Clerical Errors

The secret handshake black lawyers don't learn.

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But, in order to do the job, my voice as a black woman had to be heard in my written work, in all of the questions I asked on a daily basis, in my mere presence in chambers and seated at the clerk’s position in the courtroom. And, now, I attribute the remarkable successes I have had in my career to my time as a law clerk, not simply for the prestige a clerkship carries and the path I have been able to take as a result, but also because of the training and mentoring I received from my judges at the time and since then.

I wish there were more minorities in the same pipeline, but I appreciate the reasons that there aren’t. For many of us, there’s that private-sector carrot dangling at the end of it all, replete with six-figure salary (in order to repay exorbitant law school loans) and perks galore—finally, the good life we’ve been striving for. Why put that off another year to … clerk? Compared to what law firms are paying these days, the law clerk’s salary amounts to free labor.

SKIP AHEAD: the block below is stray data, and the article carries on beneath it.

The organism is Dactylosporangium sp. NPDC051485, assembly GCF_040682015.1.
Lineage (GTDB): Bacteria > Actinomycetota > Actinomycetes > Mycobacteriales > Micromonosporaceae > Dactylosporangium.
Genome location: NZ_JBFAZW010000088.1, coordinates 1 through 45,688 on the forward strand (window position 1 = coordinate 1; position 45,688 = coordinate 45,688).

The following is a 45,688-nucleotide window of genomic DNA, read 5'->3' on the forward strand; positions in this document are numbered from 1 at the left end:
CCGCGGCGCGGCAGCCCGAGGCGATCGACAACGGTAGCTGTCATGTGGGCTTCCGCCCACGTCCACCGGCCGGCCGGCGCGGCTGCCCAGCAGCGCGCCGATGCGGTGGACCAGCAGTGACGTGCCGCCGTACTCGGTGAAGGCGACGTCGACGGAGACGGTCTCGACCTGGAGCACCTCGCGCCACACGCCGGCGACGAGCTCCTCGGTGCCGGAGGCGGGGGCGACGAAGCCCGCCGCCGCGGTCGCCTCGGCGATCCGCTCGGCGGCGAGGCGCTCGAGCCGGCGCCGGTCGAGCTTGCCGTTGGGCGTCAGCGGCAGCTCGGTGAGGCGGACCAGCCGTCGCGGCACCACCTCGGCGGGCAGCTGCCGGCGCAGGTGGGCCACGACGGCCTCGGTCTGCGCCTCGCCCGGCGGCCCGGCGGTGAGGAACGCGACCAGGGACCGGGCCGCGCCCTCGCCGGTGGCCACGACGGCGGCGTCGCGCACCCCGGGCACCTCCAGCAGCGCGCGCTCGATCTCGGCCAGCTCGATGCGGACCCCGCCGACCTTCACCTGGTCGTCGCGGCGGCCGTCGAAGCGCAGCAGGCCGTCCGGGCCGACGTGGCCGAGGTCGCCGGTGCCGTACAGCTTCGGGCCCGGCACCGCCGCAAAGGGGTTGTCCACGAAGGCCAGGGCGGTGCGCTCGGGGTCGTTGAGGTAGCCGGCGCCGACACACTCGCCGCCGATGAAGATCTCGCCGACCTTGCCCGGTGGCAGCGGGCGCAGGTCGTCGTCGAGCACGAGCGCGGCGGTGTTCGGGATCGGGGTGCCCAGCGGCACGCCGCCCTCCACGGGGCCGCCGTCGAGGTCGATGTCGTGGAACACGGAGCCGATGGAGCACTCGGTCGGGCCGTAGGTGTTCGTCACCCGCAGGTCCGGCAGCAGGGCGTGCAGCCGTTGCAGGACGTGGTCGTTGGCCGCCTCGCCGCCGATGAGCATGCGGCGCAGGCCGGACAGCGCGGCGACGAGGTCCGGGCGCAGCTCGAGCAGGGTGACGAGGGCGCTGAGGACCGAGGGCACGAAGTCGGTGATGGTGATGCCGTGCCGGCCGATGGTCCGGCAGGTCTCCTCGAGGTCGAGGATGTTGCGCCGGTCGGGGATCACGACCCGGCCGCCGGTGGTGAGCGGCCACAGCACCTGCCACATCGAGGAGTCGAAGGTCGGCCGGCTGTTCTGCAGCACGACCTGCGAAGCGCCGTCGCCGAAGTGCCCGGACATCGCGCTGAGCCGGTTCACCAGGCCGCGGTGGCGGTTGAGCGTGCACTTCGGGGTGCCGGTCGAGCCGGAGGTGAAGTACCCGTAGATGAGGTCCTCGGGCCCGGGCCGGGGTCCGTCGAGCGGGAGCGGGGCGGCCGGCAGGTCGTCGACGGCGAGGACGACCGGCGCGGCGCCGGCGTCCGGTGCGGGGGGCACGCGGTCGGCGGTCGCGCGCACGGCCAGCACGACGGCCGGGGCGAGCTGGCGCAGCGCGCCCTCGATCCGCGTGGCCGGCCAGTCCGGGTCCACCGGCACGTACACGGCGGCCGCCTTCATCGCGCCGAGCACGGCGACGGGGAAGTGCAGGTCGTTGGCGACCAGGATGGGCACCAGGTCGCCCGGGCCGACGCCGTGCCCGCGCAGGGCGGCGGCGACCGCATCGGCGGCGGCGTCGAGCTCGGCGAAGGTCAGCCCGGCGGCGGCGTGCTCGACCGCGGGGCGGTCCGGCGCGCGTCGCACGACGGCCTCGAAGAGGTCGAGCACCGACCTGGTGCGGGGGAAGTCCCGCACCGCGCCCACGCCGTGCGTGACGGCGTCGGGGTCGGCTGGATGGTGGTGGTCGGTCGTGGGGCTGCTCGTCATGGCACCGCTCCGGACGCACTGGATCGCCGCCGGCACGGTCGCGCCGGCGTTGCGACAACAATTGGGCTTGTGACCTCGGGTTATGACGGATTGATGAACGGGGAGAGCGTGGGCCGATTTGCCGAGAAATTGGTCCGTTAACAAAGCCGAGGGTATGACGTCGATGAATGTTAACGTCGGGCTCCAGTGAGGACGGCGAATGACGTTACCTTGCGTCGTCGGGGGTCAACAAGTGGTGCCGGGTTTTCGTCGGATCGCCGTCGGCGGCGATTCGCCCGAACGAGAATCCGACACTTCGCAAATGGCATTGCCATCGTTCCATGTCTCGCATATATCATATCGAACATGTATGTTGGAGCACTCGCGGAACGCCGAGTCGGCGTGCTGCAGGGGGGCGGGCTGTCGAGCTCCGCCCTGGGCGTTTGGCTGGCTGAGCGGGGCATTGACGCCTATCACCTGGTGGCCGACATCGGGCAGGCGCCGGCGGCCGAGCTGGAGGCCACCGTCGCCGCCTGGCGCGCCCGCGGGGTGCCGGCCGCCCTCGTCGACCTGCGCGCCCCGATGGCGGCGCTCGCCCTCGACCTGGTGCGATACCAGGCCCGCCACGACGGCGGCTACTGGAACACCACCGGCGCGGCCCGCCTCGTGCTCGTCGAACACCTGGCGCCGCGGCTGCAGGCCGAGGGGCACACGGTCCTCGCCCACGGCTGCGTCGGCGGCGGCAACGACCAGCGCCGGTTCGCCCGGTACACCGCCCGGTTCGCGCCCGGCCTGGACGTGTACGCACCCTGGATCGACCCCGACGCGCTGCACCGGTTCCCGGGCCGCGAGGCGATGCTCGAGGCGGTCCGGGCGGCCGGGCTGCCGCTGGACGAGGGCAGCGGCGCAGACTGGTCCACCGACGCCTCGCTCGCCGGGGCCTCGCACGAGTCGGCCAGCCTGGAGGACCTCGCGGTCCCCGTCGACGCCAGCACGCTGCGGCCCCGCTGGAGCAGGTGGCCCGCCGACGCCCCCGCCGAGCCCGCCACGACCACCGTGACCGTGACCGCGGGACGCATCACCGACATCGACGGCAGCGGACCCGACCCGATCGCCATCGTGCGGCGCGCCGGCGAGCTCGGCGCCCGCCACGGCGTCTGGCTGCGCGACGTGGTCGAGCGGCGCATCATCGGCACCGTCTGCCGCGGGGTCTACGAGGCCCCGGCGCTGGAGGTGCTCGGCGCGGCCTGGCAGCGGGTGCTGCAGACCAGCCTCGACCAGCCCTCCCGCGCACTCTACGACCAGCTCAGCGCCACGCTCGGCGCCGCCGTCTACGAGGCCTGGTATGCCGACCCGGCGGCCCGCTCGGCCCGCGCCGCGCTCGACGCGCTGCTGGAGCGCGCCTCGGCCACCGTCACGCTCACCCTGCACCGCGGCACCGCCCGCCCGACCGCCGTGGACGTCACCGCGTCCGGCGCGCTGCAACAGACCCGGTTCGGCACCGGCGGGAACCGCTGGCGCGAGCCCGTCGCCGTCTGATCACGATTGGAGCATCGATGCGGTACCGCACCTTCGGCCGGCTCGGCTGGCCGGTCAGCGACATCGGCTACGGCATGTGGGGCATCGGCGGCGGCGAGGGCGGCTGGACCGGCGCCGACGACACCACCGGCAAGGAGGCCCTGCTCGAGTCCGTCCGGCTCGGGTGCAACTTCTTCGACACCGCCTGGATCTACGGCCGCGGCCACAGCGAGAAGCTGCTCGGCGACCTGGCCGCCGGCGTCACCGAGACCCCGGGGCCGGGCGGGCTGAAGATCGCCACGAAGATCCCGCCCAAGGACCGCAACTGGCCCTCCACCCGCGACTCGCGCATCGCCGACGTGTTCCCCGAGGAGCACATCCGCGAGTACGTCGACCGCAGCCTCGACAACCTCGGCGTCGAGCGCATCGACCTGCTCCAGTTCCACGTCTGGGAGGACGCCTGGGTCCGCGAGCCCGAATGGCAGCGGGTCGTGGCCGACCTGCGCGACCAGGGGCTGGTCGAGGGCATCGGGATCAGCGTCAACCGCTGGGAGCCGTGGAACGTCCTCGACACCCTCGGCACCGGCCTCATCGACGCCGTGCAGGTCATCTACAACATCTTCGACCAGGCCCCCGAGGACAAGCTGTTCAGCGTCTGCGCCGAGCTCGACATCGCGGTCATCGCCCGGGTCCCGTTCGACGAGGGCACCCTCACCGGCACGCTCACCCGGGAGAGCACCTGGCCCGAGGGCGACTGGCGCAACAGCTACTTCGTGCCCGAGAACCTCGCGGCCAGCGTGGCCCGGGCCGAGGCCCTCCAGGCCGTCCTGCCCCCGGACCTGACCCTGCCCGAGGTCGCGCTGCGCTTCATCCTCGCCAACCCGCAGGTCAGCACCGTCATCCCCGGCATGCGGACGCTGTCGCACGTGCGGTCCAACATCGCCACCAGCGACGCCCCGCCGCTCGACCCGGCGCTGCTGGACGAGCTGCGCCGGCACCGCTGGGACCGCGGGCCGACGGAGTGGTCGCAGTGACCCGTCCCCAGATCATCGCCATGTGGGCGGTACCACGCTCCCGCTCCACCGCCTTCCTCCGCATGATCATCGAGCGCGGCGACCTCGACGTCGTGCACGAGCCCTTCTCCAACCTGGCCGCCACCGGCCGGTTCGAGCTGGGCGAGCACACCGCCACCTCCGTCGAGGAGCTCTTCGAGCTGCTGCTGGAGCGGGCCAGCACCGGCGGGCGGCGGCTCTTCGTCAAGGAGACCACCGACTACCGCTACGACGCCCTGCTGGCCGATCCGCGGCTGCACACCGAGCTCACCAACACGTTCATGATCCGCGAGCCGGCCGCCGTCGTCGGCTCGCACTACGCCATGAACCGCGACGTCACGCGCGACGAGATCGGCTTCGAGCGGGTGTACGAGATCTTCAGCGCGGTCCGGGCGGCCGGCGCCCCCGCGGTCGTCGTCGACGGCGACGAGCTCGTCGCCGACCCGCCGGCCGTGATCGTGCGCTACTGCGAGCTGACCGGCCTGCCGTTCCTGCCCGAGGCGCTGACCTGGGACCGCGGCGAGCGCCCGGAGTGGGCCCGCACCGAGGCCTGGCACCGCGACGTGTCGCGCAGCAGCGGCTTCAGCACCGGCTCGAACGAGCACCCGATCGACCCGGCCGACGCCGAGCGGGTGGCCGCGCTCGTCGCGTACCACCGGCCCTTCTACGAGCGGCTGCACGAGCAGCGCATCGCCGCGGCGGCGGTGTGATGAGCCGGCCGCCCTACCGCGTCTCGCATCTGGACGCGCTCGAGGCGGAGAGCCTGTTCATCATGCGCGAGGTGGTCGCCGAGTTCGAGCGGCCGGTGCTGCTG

But making the investment could yield big dividends professionally and for the integrity of the justice system as well. It could mean more black judges deciding the fates of those of us entangled in the system. It means more black law professors sitting on admissions committees in law school. It means more black general counsels determining legal strategy for Fortune 500 companies.

And, at a time when black power is more visible than ever, it could represent yet another step to power.

Allison Brown, a former law clerk, is a practicing attorney and the founder and principal of Judicial Clerk Review, LLC.